When the Financial Times does a story on the popularity of vermouth in your city, it’s no longer a trend—it’s a takeover.
In Barcelona, the taste for the aromatic wine, known as vermut in Catalan, means it’s popping up on menus across the city, and tapas bars are celebrating their own homemade versions.
There’s no one way to drink vermouth. Purists prefer it red, sweet and straight from a siphon bottle, while others garnish it with ice, olive and orange. It also makes a mean cocktail.
Of course the only way to know how you like your vermouth is to try as much of it as possible, and these Barcelona bars each offer their own take.
The homemade vermouth at this tapas spot comes sweet, red and in a siphon bottle. Prepped with ice and an olive, it goes well with their spicy patatas bravas, steak tartare or scallop ceviche.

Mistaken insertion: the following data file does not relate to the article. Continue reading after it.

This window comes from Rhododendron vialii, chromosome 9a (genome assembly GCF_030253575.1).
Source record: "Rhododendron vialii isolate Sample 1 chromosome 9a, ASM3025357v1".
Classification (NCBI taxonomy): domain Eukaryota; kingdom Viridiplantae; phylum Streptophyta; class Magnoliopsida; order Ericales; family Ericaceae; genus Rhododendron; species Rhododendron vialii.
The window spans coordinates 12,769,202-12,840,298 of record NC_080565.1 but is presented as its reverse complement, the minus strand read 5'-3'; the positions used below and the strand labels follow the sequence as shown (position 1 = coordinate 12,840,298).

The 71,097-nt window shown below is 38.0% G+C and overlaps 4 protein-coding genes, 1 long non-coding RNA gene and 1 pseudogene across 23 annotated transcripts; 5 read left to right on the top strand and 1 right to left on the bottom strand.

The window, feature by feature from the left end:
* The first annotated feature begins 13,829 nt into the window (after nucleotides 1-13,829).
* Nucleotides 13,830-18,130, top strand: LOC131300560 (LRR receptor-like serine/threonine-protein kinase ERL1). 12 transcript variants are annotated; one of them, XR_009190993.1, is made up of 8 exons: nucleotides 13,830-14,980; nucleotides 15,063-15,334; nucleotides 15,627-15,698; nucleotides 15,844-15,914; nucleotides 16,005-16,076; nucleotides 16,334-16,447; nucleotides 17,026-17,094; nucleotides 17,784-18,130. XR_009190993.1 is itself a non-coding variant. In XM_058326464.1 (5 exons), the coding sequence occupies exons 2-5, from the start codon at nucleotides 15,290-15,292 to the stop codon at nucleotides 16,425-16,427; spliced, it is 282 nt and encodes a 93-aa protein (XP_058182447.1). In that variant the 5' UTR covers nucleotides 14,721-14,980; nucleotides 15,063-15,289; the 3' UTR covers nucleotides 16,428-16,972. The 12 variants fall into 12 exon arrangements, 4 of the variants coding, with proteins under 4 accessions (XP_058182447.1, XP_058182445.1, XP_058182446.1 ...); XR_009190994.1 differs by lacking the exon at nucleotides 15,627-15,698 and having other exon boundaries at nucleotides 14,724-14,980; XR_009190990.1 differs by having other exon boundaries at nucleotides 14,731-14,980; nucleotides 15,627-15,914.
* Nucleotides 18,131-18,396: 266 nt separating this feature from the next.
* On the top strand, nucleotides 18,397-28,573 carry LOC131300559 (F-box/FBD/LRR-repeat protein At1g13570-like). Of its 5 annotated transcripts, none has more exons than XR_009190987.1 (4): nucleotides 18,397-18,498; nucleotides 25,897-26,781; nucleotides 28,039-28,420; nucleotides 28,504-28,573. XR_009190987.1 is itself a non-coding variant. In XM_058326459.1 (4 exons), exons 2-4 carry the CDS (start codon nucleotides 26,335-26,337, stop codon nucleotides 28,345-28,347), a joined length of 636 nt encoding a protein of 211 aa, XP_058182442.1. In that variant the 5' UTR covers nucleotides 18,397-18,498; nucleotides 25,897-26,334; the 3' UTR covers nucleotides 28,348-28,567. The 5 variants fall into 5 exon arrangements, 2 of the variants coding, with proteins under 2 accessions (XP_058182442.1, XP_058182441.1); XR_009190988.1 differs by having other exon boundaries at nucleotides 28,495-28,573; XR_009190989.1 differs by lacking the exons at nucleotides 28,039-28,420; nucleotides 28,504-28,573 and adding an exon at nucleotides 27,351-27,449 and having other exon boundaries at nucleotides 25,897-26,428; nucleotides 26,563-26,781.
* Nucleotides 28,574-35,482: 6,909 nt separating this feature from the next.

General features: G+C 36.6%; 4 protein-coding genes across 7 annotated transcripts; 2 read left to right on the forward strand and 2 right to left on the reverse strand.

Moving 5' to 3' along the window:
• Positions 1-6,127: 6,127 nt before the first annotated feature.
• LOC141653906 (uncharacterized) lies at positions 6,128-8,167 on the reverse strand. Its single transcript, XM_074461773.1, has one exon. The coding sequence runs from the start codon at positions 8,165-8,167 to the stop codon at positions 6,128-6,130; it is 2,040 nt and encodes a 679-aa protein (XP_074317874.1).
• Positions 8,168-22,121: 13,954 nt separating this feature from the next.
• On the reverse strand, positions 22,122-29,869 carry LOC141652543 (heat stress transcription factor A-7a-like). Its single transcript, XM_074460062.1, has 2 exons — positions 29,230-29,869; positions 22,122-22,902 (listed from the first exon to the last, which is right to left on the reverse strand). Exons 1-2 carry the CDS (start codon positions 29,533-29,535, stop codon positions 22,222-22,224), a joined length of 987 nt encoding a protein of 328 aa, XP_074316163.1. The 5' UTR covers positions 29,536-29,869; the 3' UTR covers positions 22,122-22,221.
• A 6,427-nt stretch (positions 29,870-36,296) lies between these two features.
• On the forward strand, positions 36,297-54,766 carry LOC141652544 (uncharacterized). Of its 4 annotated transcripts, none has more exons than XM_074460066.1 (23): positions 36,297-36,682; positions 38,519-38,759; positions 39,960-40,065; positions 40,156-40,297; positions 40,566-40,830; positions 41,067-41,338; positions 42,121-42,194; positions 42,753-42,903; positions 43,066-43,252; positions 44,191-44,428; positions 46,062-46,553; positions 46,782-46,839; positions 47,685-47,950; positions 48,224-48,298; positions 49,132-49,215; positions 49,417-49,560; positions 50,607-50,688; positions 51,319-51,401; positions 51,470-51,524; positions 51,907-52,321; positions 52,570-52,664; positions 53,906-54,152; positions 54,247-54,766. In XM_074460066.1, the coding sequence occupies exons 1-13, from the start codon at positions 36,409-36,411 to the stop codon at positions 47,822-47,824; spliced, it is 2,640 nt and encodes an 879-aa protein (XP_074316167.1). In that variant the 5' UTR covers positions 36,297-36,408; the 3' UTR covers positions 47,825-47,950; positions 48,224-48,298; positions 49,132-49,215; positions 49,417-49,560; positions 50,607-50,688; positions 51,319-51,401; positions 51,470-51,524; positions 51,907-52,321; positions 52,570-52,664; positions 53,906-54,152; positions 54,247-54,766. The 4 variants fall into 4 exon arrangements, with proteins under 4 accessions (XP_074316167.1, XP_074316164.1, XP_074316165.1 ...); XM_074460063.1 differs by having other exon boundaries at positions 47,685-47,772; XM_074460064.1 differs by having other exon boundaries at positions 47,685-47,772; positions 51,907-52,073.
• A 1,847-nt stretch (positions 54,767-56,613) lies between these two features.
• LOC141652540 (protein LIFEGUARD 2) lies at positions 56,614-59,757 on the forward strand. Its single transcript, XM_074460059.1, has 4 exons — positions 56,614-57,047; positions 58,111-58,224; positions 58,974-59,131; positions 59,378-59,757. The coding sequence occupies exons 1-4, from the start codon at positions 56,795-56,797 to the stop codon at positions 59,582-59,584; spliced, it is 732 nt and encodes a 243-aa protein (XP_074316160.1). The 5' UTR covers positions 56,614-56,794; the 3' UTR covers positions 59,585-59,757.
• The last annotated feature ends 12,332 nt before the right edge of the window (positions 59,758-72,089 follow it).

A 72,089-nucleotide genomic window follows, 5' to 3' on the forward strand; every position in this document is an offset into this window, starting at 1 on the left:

Everyone here agrees that vermouth is best served garnished with orange and without ice. But if traditional is too boring for you, try their Ja-Alai cocktail, made with black vermouth, Seagram’s and a few drops of bitters.
The philosophy at this cheerful Barcelona restaurant is if it ain’t broke, don’t fix it. Here vermouth is served as it has been for generations: red, sweet and poured into a 200ml glass with ice, olives and an orange slice. As they say, “Drinking vermouth is not just about tasting the drink, but following a tradition.”
If sipping your way through Barcelona’s bars has piqued your curiosity, head an hour-and-a-half out of town to Reus, considered the heartland of Spanish vermouth. The town’s Museu del Vermut houses the world’s largest collection of vermouth-related items (bottles, labels, vintage ads) and a restaurant where the recommended serving comes in a siphon bottle; sweet, red and with olives and orange. Their specialty, though, is vermouth mixed with ice, tonic and a slice of orange.